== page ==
Barthelemy v. Ashcroft, 329 F.3d 1062, 1065–66 (9th Cir. 2003); Noh v. INS, 248
F.3d 938, 942 (9th Cir. 2001). That the Second Circuit applied Mandel’s test to a
program requiring certain non-immigrants to provide information to authorities
(and to face removal only after undergoing “generally applicable legal [removal]
proceedings to enforce pre-existing immigration laws”), see Rajah v. Mukasey, 544
F.3d 427, 439 (2d Cir. 2008), in no way portends that application of Mandel was
appropriate here. The question before our panel, unlike the one in Rajah,
concerned a sweeping Executive Order that barred from entry whole groups of
legal permanent residents and visa holders, among many others, without any
individualized determination regarding the revocation. Presumably recognizing
the weight of these individuals’ constitutional interests, the President excepted
them from the revised Executive Order. See Exec. Order 13780 § 3.
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Judges Kozinski and Bea likewise used the filing of the order denying
rehearing en banc as to the question of vacating the panel opinion as a platform for
providing their personal views as to the merits of that opinion. Both concern
themselves with issues the panel expressly did not finally resolve. See Bea, J.,
dissenting from denial of rehearing en banc, at 3–6 (discussing parens patriae
standing); Kozinski, J., dissenting from denial of rehearing en banc, at 3–7
(discussing the Establishment Clause); Washington, 847 F.3d at 1161 n.5, 1168
(explicitly declining to reach the questions of parens patriae standing and, after
outlining the parameters of the appropriate Establishment Clause analysis, not
coming to rest on the likelihood of success with respect to that issue). Further,
Judge Kozinski expresses at some length his unhappiness with the invocation of
the panel’s Establishment Clause analysis in a recent district court order, once
again venturing an opinion on an appeal not before us—in this instance, not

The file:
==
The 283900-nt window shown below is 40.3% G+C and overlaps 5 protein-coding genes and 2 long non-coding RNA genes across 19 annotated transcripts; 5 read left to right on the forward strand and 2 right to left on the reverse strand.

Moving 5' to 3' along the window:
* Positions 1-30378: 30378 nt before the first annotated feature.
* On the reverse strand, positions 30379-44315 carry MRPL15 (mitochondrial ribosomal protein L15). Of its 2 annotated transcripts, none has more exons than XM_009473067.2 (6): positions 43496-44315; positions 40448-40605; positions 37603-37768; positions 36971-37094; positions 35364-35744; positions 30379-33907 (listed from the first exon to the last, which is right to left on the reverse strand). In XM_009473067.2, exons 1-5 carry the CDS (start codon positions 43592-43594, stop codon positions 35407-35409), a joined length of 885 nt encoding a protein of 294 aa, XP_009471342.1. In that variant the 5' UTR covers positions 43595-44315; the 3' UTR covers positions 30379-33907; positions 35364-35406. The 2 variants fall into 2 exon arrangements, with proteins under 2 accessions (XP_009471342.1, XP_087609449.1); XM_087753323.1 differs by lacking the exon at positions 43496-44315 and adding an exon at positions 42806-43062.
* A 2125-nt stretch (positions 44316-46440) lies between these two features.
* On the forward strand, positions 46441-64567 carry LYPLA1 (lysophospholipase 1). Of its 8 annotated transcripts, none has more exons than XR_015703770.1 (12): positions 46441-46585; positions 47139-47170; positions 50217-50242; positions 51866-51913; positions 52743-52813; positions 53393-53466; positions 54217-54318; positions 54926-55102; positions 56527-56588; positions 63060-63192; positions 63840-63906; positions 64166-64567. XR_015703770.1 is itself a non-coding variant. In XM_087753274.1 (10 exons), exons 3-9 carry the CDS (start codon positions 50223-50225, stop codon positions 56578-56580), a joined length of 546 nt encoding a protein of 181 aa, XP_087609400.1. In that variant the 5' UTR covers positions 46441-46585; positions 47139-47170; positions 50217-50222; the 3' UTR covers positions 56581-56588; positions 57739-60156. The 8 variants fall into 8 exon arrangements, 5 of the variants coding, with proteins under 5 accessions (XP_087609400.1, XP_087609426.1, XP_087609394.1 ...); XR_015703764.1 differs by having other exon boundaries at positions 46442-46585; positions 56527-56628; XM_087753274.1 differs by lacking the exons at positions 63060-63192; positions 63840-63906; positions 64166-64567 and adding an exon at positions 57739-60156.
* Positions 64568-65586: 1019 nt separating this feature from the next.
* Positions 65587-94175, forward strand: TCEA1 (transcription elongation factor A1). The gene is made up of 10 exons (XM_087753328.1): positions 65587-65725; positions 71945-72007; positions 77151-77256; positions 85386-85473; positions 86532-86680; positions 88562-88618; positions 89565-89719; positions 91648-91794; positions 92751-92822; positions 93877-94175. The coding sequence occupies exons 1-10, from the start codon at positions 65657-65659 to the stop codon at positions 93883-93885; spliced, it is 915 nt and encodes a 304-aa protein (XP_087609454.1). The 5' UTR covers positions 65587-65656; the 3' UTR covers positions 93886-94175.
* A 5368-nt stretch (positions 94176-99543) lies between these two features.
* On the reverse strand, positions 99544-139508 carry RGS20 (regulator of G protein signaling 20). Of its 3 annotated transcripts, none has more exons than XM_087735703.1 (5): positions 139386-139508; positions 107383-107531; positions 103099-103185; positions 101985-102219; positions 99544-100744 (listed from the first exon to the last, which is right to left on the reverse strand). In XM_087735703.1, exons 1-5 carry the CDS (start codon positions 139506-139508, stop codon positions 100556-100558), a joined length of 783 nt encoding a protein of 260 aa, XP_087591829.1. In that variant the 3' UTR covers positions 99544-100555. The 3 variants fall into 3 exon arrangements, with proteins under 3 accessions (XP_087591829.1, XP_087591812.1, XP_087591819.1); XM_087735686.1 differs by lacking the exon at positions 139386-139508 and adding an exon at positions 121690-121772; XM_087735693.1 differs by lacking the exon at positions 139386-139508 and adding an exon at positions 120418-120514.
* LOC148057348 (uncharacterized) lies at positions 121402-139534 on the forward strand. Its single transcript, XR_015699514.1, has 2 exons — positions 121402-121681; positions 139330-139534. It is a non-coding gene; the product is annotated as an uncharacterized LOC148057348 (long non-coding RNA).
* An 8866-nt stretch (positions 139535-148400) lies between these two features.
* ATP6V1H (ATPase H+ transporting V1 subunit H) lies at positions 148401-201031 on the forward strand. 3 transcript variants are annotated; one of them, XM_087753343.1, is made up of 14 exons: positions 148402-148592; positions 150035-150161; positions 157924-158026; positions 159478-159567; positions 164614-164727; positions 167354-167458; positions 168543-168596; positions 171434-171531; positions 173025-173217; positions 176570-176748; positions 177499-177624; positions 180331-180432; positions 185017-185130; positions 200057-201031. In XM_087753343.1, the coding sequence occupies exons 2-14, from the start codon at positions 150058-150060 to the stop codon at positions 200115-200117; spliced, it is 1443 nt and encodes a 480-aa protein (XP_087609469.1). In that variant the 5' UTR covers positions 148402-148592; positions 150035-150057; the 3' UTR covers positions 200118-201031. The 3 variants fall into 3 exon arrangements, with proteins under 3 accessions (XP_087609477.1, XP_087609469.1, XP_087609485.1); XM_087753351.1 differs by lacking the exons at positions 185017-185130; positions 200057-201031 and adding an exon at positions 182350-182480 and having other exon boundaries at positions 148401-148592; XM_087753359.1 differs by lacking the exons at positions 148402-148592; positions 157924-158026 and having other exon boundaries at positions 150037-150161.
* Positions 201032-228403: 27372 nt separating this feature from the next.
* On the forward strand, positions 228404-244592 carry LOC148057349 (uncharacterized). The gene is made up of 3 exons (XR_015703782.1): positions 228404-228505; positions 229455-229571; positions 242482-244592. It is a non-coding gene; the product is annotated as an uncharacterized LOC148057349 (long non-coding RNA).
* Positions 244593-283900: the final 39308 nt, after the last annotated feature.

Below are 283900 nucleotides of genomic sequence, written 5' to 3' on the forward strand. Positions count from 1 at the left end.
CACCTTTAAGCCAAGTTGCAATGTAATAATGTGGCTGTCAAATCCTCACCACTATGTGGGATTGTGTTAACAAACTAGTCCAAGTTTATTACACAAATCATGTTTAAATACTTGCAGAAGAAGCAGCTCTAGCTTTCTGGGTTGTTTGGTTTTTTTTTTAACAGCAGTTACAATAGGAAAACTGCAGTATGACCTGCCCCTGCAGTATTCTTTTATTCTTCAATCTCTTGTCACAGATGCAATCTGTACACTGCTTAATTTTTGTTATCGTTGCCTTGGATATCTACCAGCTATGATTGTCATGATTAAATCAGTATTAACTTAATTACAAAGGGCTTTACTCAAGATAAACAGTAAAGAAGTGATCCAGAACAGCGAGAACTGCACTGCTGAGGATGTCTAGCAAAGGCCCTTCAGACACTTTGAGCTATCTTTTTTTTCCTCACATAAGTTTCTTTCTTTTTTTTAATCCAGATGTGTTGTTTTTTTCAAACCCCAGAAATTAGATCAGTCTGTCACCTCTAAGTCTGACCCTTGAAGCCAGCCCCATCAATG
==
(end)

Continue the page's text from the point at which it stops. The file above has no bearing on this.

because the appeal was withdrawn but because none has yet been filed.2
Judge Kozinski also contests the scope of the Temporary Restraining Order
the panel declined to stay, observing that relatively few of the affected individuals
have lawful status. Again, this was not the occasion to opine on the contours of a
now-moot injunction. And, contrary to Judge Kozinski’s representation, the
number of individuals covered directly by the panel’s due process analysis was
substantial—there were tens-of-thousands of individuals whose already approved
visas were revoked. See Mica Rosenberg & Lesley Wroughton, Trump’s Travel
Ban Has Revoked 60,000 Visas for Now, Reuters, Feb. 3, 2017,
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There will be ample opportunity, and probably soon, see Order Granting
Motion for Temporary Restraining Order, Hawaii v. Trump, No. 1:17-cv-00050
DKW-KSC (D. Haw. Mar. 15, 2017), for further review of the important issues
raised by the President’s Executive Orders. And it is apparent from the
Government’s delay in promulgating a new Executive Order, and in the ten-day
delay in implementation within the revised Order, see Exec. Order 13780 § 14, that
no overwhelming exigency counsels in favor of abandoning the ordinary process of
adversarial appellate review.
I well understand the importance of the cases concerning these Executive
Orders. They raise critical questions concerning the reach of executive and judicial
authority, and they could profoundly affect the lives of our citizens, our
communities, and our position in the world. It is their very seriousness that, in my
view, commands that we as judges speak about them when we have authority to do
so, which is when we are asked by litigants to settle a dispute. The court at large
has not been asked. So my dissenting colleagues should not be engaging in a onesided attack on a decision by a duly constituted panel of this court.
We will have this discussion, or one like it. But not now.
(citing figures provided by the Government).